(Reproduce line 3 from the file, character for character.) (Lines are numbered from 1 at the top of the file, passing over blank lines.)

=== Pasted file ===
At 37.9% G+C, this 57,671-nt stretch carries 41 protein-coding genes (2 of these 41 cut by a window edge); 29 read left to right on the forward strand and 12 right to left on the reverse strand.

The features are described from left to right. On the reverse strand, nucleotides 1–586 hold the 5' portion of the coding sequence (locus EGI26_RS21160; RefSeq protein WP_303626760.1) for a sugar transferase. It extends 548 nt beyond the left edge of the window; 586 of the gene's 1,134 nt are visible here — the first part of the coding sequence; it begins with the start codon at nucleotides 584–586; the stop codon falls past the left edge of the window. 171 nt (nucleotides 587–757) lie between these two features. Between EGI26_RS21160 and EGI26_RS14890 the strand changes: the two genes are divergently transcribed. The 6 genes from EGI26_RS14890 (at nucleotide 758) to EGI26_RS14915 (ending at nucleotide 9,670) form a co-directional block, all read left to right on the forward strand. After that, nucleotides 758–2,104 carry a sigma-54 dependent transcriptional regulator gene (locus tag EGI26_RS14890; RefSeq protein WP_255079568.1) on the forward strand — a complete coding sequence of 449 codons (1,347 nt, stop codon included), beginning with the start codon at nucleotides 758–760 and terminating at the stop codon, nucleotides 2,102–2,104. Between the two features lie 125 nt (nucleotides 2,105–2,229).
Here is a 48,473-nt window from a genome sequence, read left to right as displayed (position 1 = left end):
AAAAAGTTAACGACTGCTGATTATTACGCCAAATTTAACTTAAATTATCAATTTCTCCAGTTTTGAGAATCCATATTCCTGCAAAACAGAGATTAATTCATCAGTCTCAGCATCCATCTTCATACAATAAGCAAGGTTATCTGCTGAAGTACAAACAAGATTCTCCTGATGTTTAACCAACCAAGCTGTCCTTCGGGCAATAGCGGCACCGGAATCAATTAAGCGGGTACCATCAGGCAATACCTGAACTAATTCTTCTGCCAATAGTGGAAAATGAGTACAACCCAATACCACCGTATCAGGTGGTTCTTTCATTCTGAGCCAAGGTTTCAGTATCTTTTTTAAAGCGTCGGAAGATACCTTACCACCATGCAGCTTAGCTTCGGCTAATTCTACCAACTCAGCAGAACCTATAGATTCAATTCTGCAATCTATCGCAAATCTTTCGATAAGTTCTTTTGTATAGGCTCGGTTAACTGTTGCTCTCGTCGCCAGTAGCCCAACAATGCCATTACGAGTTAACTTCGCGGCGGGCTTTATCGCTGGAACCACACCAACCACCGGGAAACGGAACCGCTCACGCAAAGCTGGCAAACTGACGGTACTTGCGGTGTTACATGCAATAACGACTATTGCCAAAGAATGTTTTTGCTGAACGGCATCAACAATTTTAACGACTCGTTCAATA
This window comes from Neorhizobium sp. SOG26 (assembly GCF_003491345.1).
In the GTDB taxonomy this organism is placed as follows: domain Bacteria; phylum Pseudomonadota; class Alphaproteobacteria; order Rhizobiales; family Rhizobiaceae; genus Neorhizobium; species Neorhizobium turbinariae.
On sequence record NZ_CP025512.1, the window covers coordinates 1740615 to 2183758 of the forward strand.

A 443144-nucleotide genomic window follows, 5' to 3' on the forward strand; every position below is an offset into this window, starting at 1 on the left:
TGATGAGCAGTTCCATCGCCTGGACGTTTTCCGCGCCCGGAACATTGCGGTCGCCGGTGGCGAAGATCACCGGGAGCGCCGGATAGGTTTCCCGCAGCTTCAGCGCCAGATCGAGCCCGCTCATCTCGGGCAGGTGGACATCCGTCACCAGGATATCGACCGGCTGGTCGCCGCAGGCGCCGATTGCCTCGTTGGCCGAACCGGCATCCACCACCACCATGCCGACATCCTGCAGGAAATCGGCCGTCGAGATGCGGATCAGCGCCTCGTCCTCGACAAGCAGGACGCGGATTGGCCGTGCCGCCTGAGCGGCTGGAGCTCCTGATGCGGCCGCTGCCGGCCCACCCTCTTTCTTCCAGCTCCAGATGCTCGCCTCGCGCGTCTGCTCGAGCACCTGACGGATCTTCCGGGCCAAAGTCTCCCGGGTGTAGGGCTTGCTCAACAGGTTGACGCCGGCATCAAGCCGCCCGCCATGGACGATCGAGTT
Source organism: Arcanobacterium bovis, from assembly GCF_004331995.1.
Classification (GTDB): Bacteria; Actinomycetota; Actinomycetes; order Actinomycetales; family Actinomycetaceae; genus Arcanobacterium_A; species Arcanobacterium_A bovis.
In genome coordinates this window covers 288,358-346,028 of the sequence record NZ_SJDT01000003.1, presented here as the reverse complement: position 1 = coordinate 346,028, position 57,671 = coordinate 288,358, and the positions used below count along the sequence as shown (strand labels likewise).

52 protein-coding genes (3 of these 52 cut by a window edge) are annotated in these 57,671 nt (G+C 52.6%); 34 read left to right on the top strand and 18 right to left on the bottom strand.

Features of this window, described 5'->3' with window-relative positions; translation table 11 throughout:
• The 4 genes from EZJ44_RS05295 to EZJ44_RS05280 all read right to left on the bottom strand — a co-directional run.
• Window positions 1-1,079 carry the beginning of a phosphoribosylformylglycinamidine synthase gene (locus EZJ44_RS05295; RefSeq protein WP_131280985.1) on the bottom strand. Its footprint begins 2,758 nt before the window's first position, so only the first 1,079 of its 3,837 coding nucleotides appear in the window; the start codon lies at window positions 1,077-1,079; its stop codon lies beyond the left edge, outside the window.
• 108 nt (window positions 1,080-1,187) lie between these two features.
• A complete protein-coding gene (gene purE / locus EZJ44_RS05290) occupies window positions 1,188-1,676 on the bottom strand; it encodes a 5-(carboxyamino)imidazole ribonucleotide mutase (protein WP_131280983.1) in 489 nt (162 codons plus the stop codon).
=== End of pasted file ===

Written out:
Here is a 48,473-nt window from a genome sequence, read left to right as displayed (position 1 = left end):